I recently stumbled upon some really old videos with gameplay tests in the HPL engine and decided they would be fun to show off. This was not our first foray into 3D first person horror (Unbirth was), but it was the first time the the HPL engine was used. All of these are gameplay videos are from a student project then know as “The Hatch” and later became the “Penumbra Tech Demo”.
After writing the previous post on pre-pass lighting I started doing some tests, to see how it compares to the old deferred renderer. The results that I got where pretty interesting, so thought I might as well share them. Also note that this post might be a bit more technical than the previous.
Progress on the new engine, HPL3, is coming along nicely and recently I changed the core rendering system into something called Pre-pass lighting. This switch has been made for a number of reasons, but before I got into that and what pre-pass lighting exactly is, I need to explain how we did it back in the “old days”.
It has been in our minds for quite some time and now finally it has become reality: Penumbra:Overture and the HPL1 Engine are now open source! In case that is all you need to know, then head straight to: http://GitHhub.com/FrictionalGames to get your hands on it!
Now for another lookie at our powerful arsenal of tools. This time I’m showing the Particle Editor, which is the app we use to do those nifty particle effects like fire, smoke and so on… you can get really nice stuff by using this thing.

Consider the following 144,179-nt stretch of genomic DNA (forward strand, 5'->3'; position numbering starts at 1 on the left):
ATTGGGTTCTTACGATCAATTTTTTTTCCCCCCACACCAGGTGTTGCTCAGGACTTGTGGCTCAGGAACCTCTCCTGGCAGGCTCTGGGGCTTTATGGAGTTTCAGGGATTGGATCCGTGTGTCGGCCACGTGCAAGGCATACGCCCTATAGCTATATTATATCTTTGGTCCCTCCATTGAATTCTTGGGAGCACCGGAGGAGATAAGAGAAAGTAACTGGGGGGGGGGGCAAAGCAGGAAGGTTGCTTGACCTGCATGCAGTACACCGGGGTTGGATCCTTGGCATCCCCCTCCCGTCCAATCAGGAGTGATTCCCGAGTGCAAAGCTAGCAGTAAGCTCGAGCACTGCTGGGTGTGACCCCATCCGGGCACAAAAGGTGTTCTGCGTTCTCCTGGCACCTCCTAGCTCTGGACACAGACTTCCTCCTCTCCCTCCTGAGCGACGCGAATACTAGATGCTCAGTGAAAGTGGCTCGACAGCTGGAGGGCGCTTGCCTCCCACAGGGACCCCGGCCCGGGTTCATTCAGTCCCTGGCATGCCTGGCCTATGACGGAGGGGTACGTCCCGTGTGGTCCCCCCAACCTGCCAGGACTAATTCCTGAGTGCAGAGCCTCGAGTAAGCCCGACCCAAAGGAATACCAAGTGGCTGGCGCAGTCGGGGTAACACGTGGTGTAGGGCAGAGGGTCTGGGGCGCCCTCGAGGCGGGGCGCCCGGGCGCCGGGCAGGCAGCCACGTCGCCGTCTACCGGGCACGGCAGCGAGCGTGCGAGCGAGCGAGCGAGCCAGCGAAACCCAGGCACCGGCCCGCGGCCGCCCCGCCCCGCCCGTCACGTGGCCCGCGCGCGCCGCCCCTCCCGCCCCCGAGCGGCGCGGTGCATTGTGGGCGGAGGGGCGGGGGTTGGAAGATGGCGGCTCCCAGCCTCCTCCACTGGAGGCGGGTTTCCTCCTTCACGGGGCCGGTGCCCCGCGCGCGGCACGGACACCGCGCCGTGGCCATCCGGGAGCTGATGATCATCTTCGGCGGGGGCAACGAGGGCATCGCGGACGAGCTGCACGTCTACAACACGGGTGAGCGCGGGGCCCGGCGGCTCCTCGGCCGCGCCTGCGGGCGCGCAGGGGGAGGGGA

Normally you only hear about various graphical effect problems and issues regarding 3D engines. In this log I want to highlight a few other problem many 3D engine builder face, but you do not hear about as much.
One of the things that I am planning to do in this work log is to release a demo showing off a new feature whenever I can. That way I can see how well the engine works on various machines and you readers will also be able to follow the development in a more hands-on fashion!
The texture atlas was one of the first thing that I implemented in the engine. It was actually something I started working on the day work started for Energetic, which also means the code is a bit messy 😀 So I decided an update was needed.
One of the main features in Penumbra: Black Plague is the physics. This is a feature that adds a lot of immersion and gives new opportunities for gameplay. However, it has not been without problems to implement it and that is what we will focus on in this diary entry. We will go through some of the different problems we encountered and explain how we solved them.